|Tom Stoppard: literary impostor|
I’m proud to be able to use my blog to announce to the world a major new literary discovery. You’ll no doubt be reading about my truly stunning revelations in the broadsheets in the next few days.
For half a century Sir Tom Stoppard has been one of the giants of the literary and cultural scene. His erudite and witty plays have entranced audiences in Britain, the English speaking world and beyond. But I ask: is he what he claims to be? Or is he, in fact, nothing but a sham and a fraud?
I can exclusively reveal the truth about the authorship of Tom Stoppard's plays. Stoppard is of course a semi-educated (he didn't even go to university, for goodness sake) non-native English speaker; how could he possibly have written some of the greatest plays of the 20th century? The plays display a depth and breadth of knowledge that’s simply beyond the reach of a non-graduate. Anyone who thinks about the matter, and who’s not constrained by the fetters of critical orthodoxy, will realise that he can’t possibly have written the plays hitherto attributed to him, and that he must be a front for the real author, who wishes to disguise his (or her) true authorship.
And the true author? My exhaustive research into many arcane documents, along with a detailed close reading of the plays themselves, leads me to the inevitable conclusion that Arcadia and Rosencrantz and Guildenstern are Dead, and all ‘his’ other works, were in fact written by none other than Sarah Ferguson, the Duchess of York. Naturally, it wouldn't be proper for someone of her high social standing to be associated with the common stage, so she has had to adopt this strategy to throw her contemporaries and posterity off the scent.
To take just one example of how the Duchess hides her true authorship in plain sight, an anagram of EVERY GOOD BOY DESERVES FAVOUR BY SIR TOM STOPPARD is: VAST PRODS: O SEE MY OPUS V, EV’R’BODY! TROO BARD FERGIE. This all but explicit hint (‘vast prods', indeed) surely silences the doubters once and for all. Of course, those blinded by orthodoxy will object that Stoppard wasn't knighted until 1997, and the play dates from 1977; however, clearly promotion up the social scale was part of the deal that our true bard (or 'troo' as she delightfully and playfully spells it, so typical of the lovably ditzy persona she's adopted to disguise her real character) promised her frontman for pretending to be the author. A knighthood was obviously one of the things she agreed to get him, and true to her word (would we expect anything less of a towering literary genius?) she did so.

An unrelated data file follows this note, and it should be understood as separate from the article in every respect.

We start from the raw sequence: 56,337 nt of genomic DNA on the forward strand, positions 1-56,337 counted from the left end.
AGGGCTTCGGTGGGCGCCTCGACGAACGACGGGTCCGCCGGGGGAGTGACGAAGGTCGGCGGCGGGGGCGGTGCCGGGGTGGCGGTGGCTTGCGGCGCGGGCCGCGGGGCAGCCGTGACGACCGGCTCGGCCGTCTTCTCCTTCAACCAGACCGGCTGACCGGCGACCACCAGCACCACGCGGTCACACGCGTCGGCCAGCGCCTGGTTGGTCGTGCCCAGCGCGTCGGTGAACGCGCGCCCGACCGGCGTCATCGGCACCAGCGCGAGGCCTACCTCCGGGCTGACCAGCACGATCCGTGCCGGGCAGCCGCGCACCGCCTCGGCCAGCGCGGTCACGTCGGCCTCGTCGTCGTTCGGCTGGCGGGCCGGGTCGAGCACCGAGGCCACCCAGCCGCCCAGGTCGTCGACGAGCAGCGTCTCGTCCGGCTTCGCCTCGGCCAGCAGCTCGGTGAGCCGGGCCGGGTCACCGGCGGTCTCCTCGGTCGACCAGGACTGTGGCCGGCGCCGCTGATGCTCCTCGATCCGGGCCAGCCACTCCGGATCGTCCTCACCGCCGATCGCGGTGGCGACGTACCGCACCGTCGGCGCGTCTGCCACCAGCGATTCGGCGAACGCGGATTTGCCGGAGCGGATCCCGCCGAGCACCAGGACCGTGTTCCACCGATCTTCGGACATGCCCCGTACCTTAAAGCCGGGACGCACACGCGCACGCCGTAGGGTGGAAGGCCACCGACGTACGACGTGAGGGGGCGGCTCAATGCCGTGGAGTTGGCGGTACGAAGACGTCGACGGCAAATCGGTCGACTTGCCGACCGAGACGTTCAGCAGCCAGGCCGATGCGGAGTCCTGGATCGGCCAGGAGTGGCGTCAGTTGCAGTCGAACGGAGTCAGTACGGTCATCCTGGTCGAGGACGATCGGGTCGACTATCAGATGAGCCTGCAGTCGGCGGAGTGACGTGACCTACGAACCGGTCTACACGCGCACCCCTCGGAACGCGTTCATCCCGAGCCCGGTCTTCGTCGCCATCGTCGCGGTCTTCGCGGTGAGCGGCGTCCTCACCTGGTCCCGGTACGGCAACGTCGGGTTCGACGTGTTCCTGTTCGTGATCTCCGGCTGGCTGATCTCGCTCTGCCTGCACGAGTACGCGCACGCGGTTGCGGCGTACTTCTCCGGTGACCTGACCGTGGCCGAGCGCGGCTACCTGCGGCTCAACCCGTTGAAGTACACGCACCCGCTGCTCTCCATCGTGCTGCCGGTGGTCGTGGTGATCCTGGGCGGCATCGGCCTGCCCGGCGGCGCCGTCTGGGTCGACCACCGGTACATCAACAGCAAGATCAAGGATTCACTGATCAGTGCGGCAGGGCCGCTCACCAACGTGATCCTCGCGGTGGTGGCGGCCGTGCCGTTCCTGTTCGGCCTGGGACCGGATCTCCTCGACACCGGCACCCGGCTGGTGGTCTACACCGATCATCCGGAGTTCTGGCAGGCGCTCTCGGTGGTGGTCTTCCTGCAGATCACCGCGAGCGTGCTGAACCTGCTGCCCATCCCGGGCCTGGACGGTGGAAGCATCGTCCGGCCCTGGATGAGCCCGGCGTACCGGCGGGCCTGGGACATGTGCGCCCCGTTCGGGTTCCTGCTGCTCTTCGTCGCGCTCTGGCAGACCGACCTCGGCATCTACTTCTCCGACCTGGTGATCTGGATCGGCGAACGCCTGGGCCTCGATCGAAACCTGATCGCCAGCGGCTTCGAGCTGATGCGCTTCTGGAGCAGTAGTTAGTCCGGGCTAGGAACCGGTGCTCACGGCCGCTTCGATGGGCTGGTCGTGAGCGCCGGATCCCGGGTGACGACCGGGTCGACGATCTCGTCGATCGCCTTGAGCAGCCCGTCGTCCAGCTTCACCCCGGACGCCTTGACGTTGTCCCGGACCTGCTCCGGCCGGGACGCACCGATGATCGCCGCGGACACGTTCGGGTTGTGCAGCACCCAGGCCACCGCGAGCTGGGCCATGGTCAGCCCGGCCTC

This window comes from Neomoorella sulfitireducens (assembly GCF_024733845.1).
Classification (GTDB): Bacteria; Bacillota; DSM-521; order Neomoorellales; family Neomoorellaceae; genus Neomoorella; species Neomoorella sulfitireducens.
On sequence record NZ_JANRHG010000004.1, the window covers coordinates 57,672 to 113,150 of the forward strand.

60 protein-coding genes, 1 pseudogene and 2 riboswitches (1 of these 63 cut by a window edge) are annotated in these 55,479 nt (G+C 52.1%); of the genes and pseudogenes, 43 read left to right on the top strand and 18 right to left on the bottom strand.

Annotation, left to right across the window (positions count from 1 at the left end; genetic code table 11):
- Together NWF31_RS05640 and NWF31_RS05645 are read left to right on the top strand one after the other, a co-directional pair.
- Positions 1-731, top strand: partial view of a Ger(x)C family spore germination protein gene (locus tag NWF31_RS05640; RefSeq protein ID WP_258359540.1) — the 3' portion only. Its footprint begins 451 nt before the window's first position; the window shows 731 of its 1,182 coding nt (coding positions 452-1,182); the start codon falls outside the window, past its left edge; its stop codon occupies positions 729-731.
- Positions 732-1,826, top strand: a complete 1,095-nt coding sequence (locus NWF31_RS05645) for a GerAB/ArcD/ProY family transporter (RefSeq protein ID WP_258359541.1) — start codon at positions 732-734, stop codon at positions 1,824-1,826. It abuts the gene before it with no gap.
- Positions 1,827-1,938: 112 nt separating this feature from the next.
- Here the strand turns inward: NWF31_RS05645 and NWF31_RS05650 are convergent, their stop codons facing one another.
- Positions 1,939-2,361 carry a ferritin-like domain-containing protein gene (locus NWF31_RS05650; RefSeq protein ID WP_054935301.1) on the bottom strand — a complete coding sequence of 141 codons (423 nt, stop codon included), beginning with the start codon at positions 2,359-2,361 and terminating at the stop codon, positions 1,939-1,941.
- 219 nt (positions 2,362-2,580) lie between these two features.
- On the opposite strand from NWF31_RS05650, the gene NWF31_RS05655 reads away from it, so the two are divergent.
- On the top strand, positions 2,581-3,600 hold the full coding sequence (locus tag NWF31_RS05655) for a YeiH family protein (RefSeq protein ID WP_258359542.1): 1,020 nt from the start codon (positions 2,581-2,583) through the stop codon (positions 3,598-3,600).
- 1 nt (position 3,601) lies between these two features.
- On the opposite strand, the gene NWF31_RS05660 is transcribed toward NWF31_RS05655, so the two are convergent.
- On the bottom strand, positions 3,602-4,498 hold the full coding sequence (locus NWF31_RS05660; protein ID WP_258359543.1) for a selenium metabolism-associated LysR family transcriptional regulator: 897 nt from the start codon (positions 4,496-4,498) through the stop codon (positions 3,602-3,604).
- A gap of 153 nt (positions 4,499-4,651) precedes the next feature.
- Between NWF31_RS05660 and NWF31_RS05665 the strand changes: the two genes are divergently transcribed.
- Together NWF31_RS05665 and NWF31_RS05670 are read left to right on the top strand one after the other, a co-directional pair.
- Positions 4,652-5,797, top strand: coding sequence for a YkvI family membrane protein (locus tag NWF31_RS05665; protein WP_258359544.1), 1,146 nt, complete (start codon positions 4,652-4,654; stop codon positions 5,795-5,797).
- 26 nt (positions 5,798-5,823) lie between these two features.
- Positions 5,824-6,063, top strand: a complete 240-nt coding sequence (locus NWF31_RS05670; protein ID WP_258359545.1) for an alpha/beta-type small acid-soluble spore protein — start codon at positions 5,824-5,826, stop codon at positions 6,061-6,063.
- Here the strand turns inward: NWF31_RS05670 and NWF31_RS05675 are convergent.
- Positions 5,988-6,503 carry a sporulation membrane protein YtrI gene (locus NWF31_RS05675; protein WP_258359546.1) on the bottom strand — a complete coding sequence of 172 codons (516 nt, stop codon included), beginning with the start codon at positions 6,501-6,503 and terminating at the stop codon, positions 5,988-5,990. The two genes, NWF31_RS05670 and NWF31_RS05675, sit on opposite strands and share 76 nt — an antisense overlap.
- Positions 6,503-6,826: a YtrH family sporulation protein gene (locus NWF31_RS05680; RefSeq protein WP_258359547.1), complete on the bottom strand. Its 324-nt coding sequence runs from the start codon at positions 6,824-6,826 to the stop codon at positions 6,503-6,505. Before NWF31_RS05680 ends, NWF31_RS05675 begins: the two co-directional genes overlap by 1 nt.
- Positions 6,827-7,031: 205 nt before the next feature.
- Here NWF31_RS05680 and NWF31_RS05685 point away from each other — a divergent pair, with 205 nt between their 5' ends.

At first sight, the reference to the play being her opus V is puzzling, but the answer is clear to anyone who isn't confined by the bounds of academia. The play is 'his' (i.e. her) fifth full length work, after the novel Lord Malquist and Mr Moon, and the plays Rosencrantz and Guildenstern, Jumpers and Travesties.
However, it is appropriate for an aristocrat to write charming children's stories, so she has published the Budgie the Little Helicopter stories, masterpieces of their genre, under her own name, and anyone who reads them with an unbiased mind will find plenty of clues cleverly planted by our heroine to alert the initiated so they can join the arcane club of true believers.
To disguise the truth even more and to allow herself the freedom to flex her outstanding intellectual muscles undetected, she has adopted the persona of a thick upper class twat, a brilliant strategy and a role she plays with consummate skill.
Of course, you will say that Stoppard and Ferguson deny all this, but I will smile at your naivety. Of COURSE they deny it! Don't you see that their denials only prove the truth? The more vehement their denials, and the denials of the cabal of critics and academics who stand to gain from maintaining the sham, the more certain my case becomes.
Sarah Ferguson, Duchess of York, is a true literary genius and Stoppard nothing but a hired stooge.
|Sarah Ferguson: literary genius|
You will by now of course have realised that I’m being satirical. The spur to my satire was an article in the Guardian by James Shapiro about Shakespeare in 1606, and specifically one of the readers’ comments that appeared beneath it. Whenever Shakespeare is mentioned in the Guardian, it seems to be obligatory for an Oxfordian to point out that the plays of Shakespeare weren’t actually written by Shakespeare, but by the Earl of Oxford. The above is a slightly more polished version of what I posted in reply. You can read the original article and subsequent comments here.